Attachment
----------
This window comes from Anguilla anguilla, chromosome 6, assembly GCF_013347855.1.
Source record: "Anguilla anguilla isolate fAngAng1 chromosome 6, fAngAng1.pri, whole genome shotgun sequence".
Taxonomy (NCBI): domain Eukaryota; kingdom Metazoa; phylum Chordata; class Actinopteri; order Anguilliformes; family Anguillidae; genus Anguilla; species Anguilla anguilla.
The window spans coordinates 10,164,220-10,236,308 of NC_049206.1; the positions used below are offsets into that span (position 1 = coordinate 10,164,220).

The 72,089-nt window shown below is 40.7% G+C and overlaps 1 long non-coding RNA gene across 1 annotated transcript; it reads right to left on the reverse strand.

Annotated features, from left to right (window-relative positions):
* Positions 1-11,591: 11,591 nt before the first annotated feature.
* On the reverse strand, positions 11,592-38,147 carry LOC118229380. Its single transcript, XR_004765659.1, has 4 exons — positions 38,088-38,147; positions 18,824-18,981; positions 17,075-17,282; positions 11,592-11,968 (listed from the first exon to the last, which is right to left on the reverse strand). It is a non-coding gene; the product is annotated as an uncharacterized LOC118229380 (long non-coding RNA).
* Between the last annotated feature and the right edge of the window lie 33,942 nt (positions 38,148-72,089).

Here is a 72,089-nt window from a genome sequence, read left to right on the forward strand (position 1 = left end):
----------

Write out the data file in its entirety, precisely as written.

This window comes from Anguilla anguilla, chromosome 6, assembly GCF_013347855.1.
Source record: "Anguilla anguilla isolate fAngAng1 chromosome 6, fAngAng1.pri, whole genome shotgun sequence".
Taxonomy (NCBI): domain Eukaryota; kingdom Metazoa; phylum Chordata; class Actinopteri; order Anguilliformes; family Anguillidae; genus Anguilla; species Anguilla anguilla.
The window spans coordinates 10,164,220-10,236,308 of NC_049206.1; the positions used below are offsets into that span (position 1 = coordinate 10,164,220).

The 72,089-nt window shown below is 40.7% G+C and overlaps 1 long non-coding RNA gene across 1 annotated transcript; it reads right to left on the reverse strand.

Annotated features, from left to right (window-relative positions):
* Positions 1-11,591: 11,591 nt before the first annotated feature.
* On the reverse strand, positions 11,592-38,147 carry LOC118229380. Its single transcript, XR_004765659.1, has 4 exons — positions 38,088-38,147; positions 18,824-18,981; positions 17,075-17,282; positions 11,592-11,968 (listed from the first exon to the last, which is right to left on the reverse strand). It is a non-coding gene; the product is annotated as an uncharacterized LOC118229380 (long non-coding RNA).
* Between the last annotated feature and the right edge of the window lie 33,942 nt (positions 38,148-72,089).

Here is a 72,089-nt window from a genome sequence, read left to right on the forward strand (position 1 = left end):